How does it interact with the power grid?
When most people think about solar panels they often assume it means that you are getting “off the grid”. Which, yes, in some cases that is an option but typically not with only solar panels alone. In the case of my system, the panels act as my own microgrid which generates its own power to be used locally and all power that is not used immediately is exported back to the central power grid (Duke Energy in my case). Without some way to store the power locally (to be discussed later), you have to do something with the power as there’s that pesky conservation of energy law.
While we here are Maniacal Labs are all about openness that doesn’t mean I’m just going to put the unused power back onto the central power grid out of the goodness of my heart. So, there’s two main ways that most power companies will allow you to get credit:
- Net Metering: This is the most common as it’s the closest to how residential power is charged (in the United States at least) in that there is a fixed value per kilowatt-hour, both in and out. With net metering, that rate is actually exactly the same as it is for unidirectional power use. As of the writing that rate for Duke Energy is 9.871 cents July through October and 8.903 cents November through June. So, yes, they are sort of implementing peak/off-peak billing but on an annual basis, not daily. So, with net-metering, for every kilowatt-hour of power your system puts back onto the central grid you are credited for that at those same rates. For example, if during July you consumed a total of 100 kWh, but 75 kWh of that was from solar, your bill from the power company would simply reflect a net 25 kWh usage. Yes, there are times you are placing power back onto the grid, but the net difference is what shows up.
Time of Use Metering: This billing method is available to even regular, non-solar having, residential users (at least with Duke Energy) and bills based on when you used your power. At the time of writing this, Duke Energy charges: 22.955 cents on-peak, 11.236 cents “shoulder-peak”, and 6.211 cents off-peak. As you can see, this is fantastic if you can manage to use most power during the off-peak times but could be horribly more expensive if you use during on-peak. Using this method is not, however, recommended for use with solar unless you also have a way to store excess power generated. If that is the case, you can just use that stored energy during the on-peak times and in some cases even charge the storage system from the grid during off-peak times (typically at night). Modern energy storage systems are typically intelligent enough to, with the knowledge of the billing rates and times, automatically handle where the energy comes from and goes to throughout the day, acting to minimize your central grid power bill as much as possible. Without the storage, you are back to having to monitor when you use power to avoid those peak rates!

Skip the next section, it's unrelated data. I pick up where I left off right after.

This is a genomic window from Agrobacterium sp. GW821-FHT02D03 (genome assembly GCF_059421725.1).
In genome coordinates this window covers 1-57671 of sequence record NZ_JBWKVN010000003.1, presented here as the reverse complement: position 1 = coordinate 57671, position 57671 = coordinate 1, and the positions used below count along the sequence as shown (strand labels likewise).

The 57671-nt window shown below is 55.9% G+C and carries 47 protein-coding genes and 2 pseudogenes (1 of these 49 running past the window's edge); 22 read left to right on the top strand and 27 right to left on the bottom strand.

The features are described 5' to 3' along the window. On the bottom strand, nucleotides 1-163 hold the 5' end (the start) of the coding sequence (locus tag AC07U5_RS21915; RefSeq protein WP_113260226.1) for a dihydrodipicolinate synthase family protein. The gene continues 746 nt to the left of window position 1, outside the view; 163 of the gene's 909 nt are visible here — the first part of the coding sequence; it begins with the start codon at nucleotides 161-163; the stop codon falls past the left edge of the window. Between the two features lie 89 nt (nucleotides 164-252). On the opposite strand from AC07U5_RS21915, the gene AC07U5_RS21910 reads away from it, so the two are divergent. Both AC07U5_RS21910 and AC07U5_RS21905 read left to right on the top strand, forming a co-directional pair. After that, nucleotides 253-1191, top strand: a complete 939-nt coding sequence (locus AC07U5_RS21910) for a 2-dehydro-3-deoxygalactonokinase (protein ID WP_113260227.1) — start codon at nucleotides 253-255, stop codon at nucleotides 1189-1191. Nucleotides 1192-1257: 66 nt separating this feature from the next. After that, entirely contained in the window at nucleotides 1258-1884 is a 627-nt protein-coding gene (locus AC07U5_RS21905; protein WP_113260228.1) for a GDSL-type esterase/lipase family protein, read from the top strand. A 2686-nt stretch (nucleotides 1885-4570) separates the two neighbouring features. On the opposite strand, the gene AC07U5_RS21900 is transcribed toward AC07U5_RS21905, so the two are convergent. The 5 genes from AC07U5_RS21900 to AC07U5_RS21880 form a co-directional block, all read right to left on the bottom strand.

Note that in either case, you will actually need a new power meter installed by your power company! NC Solar Now actually turned on my panels after installation for testing and at the time they were generating about 2000W more power than my house was using. Even without the new meter that excess power happily flowed out to the central grid but with one big difference… the meter I had doesn’t differentiate between power in and power out. I was actually getting charged for the power being sent out of my system! Granted, it was only for a short time and probably only cost me a few cents.
At this time I opted to not install a energy storage system, for reasons to be discussed in another post, so I went with the net-metering option. And with that new meter installed the power company now knows the difference between power in and power out.
Can it be used when the grid power is down?